"I thought the guidance counselor was going to have a heart attack," he says. "I told the students that jobs pay our bills. My recommendation for them was to get a job, take the knowledge and move on, because eventually you must work for yourself. At the end of the seminar, the guidance counselors who wanted to kill me were the first to give me their business cards.
"There were about eighty people in the room, all graduating in business. I asked who had read Rich Dad, Poor Dad. One out of eighty people raised her hand. I asked who read Think and Grow Rich, two out of the eighty had. I asked, 'Is this an art class or is this business school?' I was shocked that the school doesn't teach any of this. I definitely believe our education system needs to be revamped. The current system is set up so most people don't become entrepreneurs. Rich people want to keep others working for them, and the government loves it because employees pay lots of taxes."
Now that Nathan has a successful business himself, he feels an inner obligation to teach others what he knows.
"Even if my income increases tenfold, I don't see myself stopping," he says. "One of my biggest satisfactions is when people tell me how I've changed their lives. I want to build my business globally and take my company to a multi-billion dollar company. My goal is also to raise the level of professionalism in network marketing, just like Networking Times is doing. As we weed out all the scams and network marketing becomes more mainstream, kids will say, 'I want to become a network marketer when I grow up.'"
When Nathan gives a presentation to a younger crowd, he shows how network marketing is exactly like Facebook.
"Every time we invite our friends to Facebook, we add to its database," he says. "The owners of Facebook are geniuses. They convinced us to build them a database for free, then they take that database and market to it, and they make billions of dollars. Why don't we create our own database of friends, using whatever we're marketing, so we benefit from it ourselves?"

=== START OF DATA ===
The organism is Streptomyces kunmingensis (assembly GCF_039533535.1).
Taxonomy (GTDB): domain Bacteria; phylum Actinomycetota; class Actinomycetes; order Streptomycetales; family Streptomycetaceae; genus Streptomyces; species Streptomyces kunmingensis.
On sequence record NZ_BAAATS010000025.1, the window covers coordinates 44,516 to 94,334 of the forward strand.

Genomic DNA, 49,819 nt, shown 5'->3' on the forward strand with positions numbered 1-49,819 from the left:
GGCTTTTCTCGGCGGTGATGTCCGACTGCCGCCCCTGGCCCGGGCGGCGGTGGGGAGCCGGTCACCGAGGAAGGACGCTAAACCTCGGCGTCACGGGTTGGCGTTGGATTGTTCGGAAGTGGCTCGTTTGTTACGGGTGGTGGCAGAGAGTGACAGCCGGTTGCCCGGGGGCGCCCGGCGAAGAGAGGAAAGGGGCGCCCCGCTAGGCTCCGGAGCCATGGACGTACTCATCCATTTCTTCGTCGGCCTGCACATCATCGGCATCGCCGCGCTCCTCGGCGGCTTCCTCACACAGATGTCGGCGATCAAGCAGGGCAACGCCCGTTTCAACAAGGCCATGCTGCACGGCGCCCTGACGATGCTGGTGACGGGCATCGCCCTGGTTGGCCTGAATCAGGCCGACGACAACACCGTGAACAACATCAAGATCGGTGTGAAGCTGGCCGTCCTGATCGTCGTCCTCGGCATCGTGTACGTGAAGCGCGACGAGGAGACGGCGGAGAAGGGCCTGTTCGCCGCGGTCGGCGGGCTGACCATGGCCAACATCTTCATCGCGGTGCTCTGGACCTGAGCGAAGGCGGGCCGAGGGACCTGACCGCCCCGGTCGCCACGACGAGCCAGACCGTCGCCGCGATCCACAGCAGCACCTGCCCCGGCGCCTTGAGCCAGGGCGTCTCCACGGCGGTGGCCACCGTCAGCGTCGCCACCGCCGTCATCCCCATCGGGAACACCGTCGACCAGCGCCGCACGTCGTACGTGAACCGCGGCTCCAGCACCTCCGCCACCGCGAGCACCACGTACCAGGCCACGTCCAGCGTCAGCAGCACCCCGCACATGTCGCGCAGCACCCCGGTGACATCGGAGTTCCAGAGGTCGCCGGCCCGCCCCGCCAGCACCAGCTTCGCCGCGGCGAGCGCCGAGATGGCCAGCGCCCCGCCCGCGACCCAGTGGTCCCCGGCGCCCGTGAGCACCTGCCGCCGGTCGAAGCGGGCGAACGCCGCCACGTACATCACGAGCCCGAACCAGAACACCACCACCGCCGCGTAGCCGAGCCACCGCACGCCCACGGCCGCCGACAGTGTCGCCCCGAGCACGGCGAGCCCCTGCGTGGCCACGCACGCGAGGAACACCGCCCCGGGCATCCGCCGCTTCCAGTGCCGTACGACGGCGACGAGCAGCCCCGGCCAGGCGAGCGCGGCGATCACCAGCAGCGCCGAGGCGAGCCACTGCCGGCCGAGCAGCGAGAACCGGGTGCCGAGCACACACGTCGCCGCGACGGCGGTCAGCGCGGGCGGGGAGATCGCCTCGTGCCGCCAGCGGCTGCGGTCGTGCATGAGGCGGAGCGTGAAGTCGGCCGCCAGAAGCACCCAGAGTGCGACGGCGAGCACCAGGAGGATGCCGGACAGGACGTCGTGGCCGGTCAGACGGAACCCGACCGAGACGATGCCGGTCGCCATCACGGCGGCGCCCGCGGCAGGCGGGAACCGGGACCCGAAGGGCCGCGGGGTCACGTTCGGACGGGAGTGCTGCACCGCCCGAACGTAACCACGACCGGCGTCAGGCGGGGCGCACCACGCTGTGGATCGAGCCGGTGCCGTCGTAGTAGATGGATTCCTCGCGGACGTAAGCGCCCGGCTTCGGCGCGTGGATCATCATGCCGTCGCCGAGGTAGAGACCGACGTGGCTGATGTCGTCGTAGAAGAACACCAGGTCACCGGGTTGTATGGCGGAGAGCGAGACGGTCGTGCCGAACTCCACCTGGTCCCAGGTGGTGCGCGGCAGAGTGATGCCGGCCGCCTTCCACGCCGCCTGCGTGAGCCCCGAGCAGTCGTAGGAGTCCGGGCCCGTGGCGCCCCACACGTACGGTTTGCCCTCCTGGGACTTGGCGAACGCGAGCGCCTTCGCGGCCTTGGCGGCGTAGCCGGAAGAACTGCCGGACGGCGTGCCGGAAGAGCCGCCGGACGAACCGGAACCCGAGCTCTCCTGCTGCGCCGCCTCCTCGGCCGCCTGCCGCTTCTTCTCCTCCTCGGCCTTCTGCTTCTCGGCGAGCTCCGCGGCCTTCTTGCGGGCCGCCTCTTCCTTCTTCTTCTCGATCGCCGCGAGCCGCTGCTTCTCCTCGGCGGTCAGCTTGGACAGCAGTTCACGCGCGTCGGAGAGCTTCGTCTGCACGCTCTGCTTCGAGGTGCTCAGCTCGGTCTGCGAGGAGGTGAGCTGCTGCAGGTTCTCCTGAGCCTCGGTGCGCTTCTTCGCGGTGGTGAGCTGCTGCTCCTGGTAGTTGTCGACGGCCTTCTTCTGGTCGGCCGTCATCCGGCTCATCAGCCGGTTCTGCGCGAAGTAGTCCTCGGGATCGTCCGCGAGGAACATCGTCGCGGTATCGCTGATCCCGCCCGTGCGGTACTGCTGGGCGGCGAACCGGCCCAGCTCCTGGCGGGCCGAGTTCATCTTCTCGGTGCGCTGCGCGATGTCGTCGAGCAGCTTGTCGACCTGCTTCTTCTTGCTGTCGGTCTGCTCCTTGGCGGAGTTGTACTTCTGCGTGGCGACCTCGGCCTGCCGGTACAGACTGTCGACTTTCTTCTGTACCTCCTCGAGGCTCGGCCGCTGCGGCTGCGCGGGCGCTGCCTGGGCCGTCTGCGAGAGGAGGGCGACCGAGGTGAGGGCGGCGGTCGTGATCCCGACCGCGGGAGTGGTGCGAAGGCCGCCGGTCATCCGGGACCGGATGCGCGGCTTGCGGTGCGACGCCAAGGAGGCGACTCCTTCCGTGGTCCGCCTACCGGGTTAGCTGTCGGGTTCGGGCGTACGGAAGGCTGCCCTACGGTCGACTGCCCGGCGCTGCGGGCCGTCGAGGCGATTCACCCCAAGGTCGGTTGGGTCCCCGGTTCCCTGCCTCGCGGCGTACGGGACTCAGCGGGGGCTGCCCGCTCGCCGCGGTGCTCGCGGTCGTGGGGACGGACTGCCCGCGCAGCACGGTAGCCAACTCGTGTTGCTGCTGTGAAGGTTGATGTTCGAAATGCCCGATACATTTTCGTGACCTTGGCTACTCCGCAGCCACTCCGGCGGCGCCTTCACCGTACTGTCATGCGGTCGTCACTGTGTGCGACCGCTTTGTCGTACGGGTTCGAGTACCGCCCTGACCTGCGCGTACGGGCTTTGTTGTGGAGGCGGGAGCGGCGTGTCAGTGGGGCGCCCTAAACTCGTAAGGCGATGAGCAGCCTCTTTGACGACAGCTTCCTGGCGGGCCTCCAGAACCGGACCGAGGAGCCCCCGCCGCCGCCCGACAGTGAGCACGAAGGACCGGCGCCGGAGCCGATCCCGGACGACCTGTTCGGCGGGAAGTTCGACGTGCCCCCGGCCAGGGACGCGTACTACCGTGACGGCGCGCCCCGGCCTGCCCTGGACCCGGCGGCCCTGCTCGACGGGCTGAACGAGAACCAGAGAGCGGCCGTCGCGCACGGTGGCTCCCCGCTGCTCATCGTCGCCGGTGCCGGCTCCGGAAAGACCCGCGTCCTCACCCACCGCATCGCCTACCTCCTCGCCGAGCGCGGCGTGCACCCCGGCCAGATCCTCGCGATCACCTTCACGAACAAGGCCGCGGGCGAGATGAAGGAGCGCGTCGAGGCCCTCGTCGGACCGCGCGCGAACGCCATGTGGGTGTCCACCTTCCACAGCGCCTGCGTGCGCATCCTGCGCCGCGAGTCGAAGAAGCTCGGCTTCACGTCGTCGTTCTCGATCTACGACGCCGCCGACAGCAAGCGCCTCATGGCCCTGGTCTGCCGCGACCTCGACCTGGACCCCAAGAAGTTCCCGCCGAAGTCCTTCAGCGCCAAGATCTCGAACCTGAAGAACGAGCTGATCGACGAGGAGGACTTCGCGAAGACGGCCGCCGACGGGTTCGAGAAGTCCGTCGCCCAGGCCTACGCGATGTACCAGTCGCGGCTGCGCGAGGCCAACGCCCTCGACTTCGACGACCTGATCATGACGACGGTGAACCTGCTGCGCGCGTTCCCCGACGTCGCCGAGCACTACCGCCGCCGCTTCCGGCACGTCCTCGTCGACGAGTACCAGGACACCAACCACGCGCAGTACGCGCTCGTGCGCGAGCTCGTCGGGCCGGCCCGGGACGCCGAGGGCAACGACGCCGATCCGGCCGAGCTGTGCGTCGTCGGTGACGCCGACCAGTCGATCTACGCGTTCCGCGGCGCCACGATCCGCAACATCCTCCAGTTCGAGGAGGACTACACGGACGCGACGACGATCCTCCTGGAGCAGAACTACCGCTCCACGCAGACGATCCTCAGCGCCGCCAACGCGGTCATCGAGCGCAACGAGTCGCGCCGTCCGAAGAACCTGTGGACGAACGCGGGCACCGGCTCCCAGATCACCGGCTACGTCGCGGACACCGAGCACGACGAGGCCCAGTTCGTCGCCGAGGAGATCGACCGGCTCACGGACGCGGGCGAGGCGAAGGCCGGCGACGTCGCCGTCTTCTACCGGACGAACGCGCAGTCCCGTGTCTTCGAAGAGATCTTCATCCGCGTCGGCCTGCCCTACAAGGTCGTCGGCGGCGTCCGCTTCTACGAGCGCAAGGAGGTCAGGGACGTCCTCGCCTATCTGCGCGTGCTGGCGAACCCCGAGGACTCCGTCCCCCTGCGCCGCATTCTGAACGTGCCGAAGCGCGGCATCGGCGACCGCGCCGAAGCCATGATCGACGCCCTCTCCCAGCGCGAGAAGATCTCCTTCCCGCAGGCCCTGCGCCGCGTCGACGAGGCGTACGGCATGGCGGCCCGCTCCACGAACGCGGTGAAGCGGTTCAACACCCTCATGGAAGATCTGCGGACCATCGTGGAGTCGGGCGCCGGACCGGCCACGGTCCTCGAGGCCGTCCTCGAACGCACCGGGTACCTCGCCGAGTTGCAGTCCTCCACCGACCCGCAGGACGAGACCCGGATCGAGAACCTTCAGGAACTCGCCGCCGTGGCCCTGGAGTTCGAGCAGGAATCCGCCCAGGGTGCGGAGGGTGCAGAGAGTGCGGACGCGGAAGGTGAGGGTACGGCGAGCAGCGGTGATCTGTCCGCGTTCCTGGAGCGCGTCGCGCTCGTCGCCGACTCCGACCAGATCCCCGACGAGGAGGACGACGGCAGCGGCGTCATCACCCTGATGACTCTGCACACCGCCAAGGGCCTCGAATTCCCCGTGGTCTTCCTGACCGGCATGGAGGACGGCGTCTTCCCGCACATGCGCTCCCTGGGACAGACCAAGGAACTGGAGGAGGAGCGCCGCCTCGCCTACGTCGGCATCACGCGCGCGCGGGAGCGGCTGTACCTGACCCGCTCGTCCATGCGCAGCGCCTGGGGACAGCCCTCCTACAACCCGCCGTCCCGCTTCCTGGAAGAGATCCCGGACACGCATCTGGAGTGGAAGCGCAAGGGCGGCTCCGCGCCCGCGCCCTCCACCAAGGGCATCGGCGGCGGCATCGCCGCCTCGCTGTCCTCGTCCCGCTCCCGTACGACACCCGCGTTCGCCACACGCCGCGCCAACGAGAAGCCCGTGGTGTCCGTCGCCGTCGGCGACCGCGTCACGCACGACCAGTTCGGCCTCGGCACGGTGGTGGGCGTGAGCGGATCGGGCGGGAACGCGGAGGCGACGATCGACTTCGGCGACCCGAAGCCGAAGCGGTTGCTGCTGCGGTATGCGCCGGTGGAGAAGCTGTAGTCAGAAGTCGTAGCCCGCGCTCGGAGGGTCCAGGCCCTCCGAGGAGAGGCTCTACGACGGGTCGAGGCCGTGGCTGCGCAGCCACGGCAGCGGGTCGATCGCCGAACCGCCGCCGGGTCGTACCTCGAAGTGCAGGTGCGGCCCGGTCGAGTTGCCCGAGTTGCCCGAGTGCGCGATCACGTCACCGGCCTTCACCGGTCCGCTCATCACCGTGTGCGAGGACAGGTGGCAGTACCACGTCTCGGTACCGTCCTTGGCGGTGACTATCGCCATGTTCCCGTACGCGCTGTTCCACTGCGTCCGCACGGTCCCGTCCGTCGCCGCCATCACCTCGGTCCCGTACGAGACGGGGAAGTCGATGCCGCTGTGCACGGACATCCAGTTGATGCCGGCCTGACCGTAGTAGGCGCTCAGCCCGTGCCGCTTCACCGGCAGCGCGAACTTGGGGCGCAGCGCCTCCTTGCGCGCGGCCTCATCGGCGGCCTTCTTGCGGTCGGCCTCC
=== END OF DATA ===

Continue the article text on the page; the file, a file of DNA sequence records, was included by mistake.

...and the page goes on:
Nathan believes network marketing will become just as mainstream as Facebook is today, as long as the profession polices itself to avoid some of its bad practices. One of his pet peeves is networkers who go around promoting, "You're going to sign up and be rich."
"This really hurts our image," he says. "I always warn people up front, 'This is not going to be easy. It's going to take you at least a year to break even, because you will need to invest in tools and training. You're a freshman in network marketing university and it will take you five to seven years to become proficient.'
"I'm living proof: a few years ago I was just a waiter, and since I started in my company in 2006, I've made a couple million dollars. If you have the right mindset and you consistently do the activities, this business will make you rich in more ways than you can imagine."